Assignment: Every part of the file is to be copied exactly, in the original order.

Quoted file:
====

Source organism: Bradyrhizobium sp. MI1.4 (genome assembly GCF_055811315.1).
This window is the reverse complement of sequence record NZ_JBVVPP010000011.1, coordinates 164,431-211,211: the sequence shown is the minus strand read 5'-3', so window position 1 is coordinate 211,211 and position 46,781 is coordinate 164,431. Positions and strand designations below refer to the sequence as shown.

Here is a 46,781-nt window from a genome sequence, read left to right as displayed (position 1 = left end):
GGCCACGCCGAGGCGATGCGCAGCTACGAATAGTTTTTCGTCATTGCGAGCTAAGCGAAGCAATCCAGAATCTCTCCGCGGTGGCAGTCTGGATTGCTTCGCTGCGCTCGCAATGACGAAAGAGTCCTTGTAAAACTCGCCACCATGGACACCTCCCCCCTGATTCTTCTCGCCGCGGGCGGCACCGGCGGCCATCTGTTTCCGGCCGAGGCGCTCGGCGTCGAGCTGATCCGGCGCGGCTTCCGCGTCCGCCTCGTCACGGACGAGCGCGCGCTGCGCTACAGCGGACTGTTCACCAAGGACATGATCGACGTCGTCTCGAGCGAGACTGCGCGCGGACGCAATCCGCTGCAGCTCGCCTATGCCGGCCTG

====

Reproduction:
Source organism: Bradyrhizobium sp. MI1.4 (genome assembly GCF_055811315.1).
This window is the reverse complement of sequence record NZ_JBVVPP010000011.1, coordinates 164,431-211,211: the sequence shown is the minus strand read 5'-3', so window position 1 is coordinate 211,211 and position 46,781 is coordinate 164,431. Positions and strand designations below refer to the sequence as shown.

Here is a 46,781-nt window from a genome sequence, read left to right as displayed (position 1 = left end):
GGCCACGCCGAGGCGATGCGCAGCTACGAATAGTTTTTCGTCATTGCGAGCTAAGCGAAGCAATCCAGAATCTCTCCGCGGTGGCAGTCTGGATTGCTTCGCTGCGCTCGCAATGACGAAAGAGTCCTTGTAAAACTCGCCACCATGGACACCTCCCCCCTGATTCTTCTCGCCGCGGGCGGCACCGGCGGCCATCTGTTTCCGGCCGAGGCGCTCGGCGTCGAGCTGATCCGGCGCGGCTTCCGCGTCCGCCTCGTCACGGACGAGCGCGCGCTGCGCTACAGCGGACTGTTCACCAAGGACATGATCGACGTCGTCTCGAGCGAGACTGCGCGCGGACGCAATCCGCTGCAGCTCGCCTATGCCGGCCTG